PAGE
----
In 2003, the cooperative was presented with horrendous data showing a 2,000 percent increase in school referrals since the introduction of police on school campus — and 91 percent of which were misdemeanor offenses including school fights, disrupting public school and disorderly conduct. Even worse was the impact out-of-school suspensions and arrests were having on graduation rates — an all time low of 58 percent.

The cooperative agreed to tackle this issue. Members asked me to convene the school superintendent and chiefs of police. I did. They came.

I included others as well. The NAACP was invited because of the racial disparities inherent in zero tolerance policies. Social services and mental health because of the need to assess and provide family functional type services to disruptive kids and parents as an alternative to suspension and arrest and to stop chronic disruptive conduct. A couple parents and students because they are most affected.

I asked the executive director of the Children and Youth Coordinating Council — our state Advisory Group for Georgia — to facilitate the meetings. The role of the judge is to convene, not facilitate — at least on this issue. The facilitator should be neutral and I couldn’t. My court was affected by these referrals. The docket was overburdened, intake overwhelmed and probation caseloads too high.

I got one vote. I didn’t get everything I wanted. That was good. I think the others respected me for that.

It took us nine months to hammer out a written protocol. We had some heated discussion. We learned a lot about each other. What we do, how we do it, and the pains we go through in doing it. It was hard, but good. We are better for it. We are truly a cooperative.

School referrals have since fallen 78 percent. Graduation increased 21 percent. Serious weapons on campus fell 70 percent. Youth of color referred to court went down 60 percent.

Now we travel to other places to teach this process of collaboration. We go as a team — school, police and court — to Alabama, Indiana, Massachusetts, Connecticut, Kentucky, North Carolina, Montana, and other states. We did not go without first getting judicial acceptance. The judges must agree to lead. They must accept their convening role or we don’t come.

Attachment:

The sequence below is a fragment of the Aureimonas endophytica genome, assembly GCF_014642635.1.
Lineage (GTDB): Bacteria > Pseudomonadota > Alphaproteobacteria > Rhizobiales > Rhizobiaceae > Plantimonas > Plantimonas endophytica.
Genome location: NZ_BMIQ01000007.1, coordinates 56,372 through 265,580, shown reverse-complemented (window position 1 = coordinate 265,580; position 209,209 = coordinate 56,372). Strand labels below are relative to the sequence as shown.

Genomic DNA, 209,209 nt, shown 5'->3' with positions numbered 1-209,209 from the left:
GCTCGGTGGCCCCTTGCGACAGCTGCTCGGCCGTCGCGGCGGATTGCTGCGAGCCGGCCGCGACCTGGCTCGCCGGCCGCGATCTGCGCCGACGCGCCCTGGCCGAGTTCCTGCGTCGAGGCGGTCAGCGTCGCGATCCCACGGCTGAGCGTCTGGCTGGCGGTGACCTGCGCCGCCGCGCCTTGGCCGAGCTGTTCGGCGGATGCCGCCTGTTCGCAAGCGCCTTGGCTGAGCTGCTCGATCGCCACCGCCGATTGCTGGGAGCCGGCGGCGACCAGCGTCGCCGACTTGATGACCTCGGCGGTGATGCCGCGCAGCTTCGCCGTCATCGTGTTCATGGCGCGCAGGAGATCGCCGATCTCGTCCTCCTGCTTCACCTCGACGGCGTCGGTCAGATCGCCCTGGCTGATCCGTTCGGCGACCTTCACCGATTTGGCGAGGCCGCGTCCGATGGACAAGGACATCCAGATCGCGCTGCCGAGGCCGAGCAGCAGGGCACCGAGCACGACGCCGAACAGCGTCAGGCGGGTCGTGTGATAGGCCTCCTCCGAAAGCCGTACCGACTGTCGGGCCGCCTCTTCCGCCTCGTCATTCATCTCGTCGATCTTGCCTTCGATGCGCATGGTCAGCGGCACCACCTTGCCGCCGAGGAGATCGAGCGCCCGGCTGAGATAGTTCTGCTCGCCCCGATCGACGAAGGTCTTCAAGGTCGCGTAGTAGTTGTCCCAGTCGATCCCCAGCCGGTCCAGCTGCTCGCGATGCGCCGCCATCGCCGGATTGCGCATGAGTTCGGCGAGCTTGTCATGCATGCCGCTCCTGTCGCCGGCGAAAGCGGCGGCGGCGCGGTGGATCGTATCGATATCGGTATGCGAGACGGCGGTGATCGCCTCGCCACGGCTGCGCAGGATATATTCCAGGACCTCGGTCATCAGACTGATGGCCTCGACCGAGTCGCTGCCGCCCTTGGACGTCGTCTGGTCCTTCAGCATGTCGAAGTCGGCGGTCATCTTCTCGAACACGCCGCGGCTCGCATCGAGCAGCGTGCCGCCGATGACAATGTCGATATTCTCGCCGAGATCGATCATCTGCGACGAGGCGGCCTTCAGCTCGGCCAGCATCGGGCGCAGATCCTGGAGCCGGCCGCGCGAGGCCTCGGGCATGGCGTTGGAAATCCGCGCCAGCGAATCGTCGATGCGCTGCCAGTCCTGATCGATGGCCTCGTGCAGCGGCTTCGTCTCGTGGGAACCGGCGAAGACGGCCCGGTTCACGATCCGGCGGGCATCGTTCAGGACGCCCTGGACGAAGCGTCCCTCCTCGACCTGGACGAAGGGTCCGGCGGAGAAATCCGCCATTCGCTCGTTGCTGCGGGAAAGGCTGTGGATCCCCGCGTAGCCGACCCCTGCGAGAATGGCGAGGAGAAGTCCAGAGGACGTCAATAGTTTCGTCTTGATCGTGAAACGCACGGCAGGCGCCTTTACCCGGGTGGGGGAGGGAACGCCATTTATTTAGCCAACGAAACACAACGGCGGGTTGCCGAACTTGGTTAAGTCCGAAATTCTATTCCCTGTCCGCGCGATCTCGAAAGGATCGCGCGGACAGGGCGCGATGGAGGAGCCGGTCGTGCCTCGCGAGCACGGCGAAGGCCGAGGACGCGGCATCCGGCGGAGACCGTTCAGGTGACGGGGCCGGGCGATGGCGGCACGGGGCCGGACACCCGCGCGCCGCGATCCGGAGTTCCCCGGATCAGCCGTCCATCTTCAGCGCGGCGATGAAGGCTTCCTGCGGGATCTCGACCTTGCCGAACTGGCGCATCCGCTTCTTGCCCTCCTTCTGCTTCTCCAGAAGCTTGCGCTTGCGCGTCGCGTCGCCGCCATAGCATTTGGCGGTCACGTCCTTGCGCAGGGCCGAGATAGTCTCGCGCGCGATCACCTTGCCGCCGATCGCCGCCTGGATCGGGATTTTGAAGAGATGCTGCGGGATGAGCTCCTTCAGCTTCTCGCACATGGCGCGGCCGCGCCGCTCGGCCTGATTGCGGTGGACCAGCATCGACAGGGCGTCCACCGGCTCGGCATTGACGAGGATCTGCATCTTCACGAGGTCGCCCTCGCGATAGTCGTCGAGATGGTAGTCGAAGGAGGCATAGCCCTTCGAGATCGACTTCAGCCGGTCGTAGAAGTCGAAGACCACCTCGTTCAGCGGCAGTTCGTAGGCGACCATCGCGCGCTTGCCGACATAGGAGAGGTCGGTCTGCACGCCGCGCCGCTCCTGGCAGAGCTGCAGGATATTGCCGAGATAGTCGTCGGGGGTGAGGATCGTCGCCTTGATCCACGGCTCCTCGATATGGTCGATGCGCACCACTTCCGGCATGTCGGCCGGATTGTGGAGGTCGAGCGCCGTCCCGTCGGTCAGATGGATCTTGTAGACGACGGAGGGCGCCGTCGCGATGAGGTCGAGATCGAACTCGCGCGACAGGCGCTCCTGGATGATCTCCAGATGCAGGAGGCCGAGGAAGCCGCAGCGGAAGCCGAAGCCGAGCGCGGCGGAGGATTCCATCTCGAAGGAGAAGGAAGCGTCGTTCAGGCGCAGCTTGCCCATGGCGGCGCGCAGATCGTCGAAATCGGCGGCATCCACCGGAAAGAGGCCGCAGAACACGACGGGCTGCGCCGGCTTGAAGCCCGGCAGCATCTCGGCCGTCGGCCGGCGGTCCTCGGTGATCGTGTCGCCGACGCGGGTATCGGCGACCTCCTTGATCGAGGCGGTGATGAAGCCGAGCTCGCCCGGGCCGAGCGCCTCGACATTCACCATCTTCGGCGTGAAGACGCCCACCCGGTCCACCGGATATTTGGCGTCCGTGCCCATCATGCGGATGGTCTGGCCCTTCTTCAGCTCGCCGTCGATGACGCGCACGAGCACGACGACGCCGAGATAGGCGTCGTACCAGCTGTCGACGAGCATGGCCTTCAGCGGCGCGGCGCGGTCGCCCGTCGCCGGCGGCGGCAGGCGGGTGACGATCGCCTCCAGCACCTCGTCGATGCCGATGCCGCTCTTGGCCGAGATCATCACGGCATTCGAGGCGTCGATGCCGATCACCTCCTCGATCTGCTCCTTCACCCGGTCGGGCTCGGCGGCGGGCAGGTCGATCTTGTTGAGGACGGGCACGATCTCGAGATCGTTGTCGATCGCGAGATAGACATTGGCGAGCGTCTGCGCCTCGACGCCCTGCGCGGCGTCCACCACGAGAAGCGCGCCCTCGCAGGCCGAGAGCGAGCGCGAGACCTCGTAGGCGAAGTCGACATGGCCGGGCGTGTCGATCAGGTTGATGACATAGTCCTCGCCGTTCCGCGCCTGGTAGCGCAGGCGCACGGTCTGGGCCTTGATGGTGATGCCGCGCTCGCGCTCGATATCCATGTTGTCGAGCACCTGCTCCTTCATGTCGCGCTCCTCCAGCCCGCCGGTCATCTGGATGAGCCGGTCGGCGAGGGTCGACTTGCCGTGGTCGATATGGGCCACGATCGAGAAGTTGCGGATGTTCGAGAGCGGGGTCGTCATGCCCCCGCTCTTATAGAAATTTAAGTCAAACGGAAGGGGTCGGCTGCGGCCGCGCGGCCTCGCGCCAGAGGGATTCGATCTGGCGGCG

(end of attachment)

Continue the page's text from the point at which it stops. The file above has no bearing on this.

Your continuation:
These judges — as with most judges — were already friendly to reducing detention. Judges want to do right for the kid, family and community. The question is “How?” It’s just not good enough in our business of fixing kids to be in favor of it. When kids arrested on campus are twice as likely not to graduate and four times more likely to appear in court, it is not enough to divert school referrals. The damage is already done.

It’s not enough to be passive/aggressive on this issue — aggressive in speech but passive in leadership. It is a waste of our unique role to influence stakeholders to do what is right for our kids, families, victims and community.

More judges are leading their communities to make changes in their respective systems –reducing unnecessary school referrals. They have sustained the traditional role of the judge on the bench — the one grounded in the rule of law and due process — while simultaneously breathing life into the non-traditional, but equally important, role of off-the-bench collaboration.


Amid Continuing Controversy, Beyond Scared Straight Set to Begin Second Season

beyond-scared-straight_320The second season of “Beyond Scared Straight” begins Thursday night and with it come renewed questions about its effectiveness. The reality program follows at-risk teens as they are threatened, screamed at, and harassed by prison inmates in an attempt to get them to change their ways. The show was A&E Network’s most watched debut in its history with 3.7 million viewers.

As JJIE reported at the time of the show’s debut in January, juvenile justice experts are concerned the show may be sending the wrong message. They point to studies that say scared straight-style programs are not only ineffective, but also counter-productive.